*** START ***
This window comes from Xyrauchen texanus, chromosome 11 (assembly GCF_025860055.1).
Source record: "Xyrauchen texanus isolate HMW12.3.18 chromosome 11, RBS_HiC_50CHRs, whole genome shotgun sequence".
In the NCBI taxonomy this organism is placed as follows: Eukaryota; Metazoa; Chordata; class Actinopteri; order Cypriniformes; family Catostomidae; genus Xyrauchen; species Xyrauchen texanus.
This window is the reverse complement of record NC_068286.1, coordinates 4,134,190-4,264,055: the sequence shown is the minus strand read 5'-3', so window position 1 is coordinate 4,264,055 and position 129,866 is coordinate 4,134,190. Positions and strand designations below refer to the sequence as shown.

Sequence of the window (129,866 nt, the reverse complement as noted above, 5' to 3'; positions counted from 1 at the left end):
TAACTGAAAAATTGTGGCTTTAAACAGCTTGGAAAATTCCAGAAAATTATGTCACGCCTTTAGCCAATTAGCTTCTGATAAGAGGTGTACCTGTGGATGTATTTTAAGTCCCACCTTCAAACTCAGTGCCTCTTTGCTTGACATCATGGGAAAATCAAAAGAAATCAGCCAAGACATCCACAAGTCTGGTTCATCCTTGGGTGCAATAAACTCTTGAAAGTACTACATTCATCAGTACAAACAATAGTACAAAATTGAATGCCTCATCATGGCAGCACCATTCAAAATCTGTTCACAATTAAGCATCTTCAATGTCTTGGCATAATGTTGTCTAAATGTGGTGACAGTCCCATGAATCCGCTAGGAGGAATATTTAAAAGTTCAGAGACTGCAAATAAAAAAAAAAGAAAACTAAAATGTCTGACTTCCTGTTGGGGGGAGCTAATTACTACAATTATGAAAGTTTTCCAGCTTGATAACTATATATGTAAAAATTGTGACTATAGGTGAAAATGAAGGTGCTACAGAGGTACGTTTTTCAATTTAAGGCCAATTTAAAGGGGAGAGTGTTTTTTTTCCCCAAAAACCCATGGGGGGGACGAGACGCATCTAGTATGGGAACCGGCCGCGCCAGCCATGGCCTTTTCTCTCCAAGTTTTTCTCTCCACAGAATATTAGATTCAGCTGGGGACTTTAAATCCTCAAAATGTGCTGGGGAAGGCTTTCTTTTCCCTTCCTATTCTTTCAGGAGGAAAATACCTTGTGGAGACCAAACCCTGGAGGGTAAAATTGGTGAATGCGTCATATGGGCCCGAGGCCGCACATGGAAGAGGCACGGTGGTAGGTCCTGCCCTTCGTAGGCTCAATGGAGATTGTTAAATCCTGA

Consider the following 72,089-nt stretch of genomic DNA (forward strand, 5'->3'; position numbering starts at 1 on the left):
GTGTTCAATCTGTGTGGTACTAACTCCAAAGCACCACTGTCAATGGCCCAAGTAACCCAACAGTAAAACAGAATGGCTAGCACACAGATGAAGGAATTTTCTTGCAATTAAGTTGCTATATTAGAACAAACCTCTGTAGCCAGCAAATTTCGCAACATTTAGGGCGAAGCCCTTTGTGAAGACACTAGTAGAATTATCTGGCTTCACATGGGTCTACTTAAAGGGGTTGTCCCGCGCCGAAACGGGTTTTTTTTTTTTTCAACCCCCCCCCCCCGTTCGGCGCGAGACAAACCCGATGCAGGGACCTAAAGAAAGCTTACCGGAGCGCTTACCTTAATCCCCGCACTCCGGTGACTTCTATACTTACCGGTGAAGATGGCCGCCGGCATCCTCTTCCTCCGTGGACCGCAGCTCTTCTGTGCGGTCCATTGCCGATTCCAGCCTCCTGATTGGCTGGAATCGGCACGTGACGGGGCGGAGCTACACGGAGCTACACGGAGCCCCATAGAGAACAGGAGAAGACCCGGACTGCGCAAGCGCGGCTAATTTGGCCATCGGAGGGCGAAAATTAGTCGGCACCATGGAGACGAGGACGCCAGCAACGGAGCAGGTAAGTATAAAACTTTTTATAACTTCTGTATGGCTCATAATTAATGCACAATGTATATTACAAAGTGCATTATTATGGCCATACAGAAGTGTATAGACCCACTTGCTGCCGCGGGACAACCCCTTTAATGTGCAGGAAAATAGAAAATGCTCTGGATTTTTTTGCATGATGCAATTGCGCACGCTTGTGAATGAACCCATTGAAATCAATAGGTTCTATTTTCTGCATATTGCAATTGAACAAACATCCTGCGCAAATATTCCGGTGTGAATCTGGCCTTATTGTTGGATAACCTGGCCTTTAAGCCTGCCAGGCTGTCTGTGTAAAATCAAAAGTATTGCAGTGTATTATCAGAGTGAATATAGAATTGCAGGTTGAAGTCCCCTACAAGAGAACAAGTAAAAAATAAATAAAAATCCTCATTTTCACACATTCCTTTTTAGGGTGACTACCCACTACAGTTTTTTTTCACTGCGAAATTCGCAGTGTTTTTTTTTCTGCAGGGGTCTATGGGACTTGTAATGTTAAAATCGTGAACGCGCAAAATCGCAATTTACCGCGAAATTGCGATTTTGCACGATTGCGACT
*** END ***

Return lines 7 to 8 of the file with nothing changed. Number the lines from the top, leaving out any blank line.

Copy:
Consider the following 72,089-nt stretch of genomic DNA (forward strand, 5'->3'; position numbering starts at 1 on the left):
GTGTTCAATCTGTGTGGTACTAACTCCAAAGCACCACTGTCAATGGCCCAAGTAACCCAACAGTAAAACAGAATGGCTAGCACACAGATGAAGGAATTTTCTTGCAATTAAGTTGCTATATTAGAACAAACCTCTGTAGCCAGCAAATTTCGCAACATTTAGGGCGAAGCCCTTTGTGAAGACACTAGTAGAATTATCTGGCTTCACATGGGTCTACTTAAAGGGGTTGTCCCGCGCCGAAACGGGTTTTTTTTTTTTTCAACCCCCCCCCCCCGTTCGGCGCGAGACAAACCCGATGCAGGGACCTAAAGAAAGCTTACCGGAGCGCTTACCTTAATCCCCGCACTCCGGTGACTTCTATACTTACCGGTGAAGATGGCCGCCGGCATCCTCTTCCTCCGTGGACCGCAGCTCTTCTGTGCGGTCCATTGCCGATTCCAGCCTCCTGATTGGCTGGAATCGGCACGTGACGGGGCGGAGCTACACGGAGCTACACGGAGCCCCATAGAGAACAGGAGAAGACCCGGACTGCGCAAGCGCGGCTAATTTGGCCATCGGAGGGCGAAAATTAGTCGGCACCATGGAGACGAGGACGCCAGCAACGGAGCAGGTAAGTATAAAACTTTTTATAACTTCTGTATGGCTCATAATTAATGCACAATGTATATTACAAAGTGCATTATTATGGCCATACAGAAGTGTATAGACCCACTTGCTGCCGCGGGACAACCCCTTTAATGTGCAGGAAAATAGAAAATGCTCTGGATTTTTTTGCATGATGCAATTGCGCACGCTTGTGAATGAACCCATTGAAATCAATAGGTTCTATTTTCTGCATATTGCAATTGAACAAACATCCTGCGCAAATATTCCGGTGTGAATCTGGCCTTATTGTTGGATAACCTGGCCTTTAAGCCTGCCAGGCTGTCTGTGTAAAATCAAAAGTATTGCAGTGTATTATCAGAGTGAATATAGAATTGCAGGTTGAAGTCCCCTACAAGAGAACAAGTAAAAAATAAATAAAAATCCTCATTTTCACACATTCCTTTTTAGGGTGACTACCCACTACAGTTTTTTTTCACTGCGAAATTCGCAGTGTTTTTTTTTCTGCAGGGGTCTATGGGACTTGTAATGTTAAAATCGTGAACGCGCAAAATCGCAATTTACCGCGAAATTGCGATTTTGCACGATTGCGACT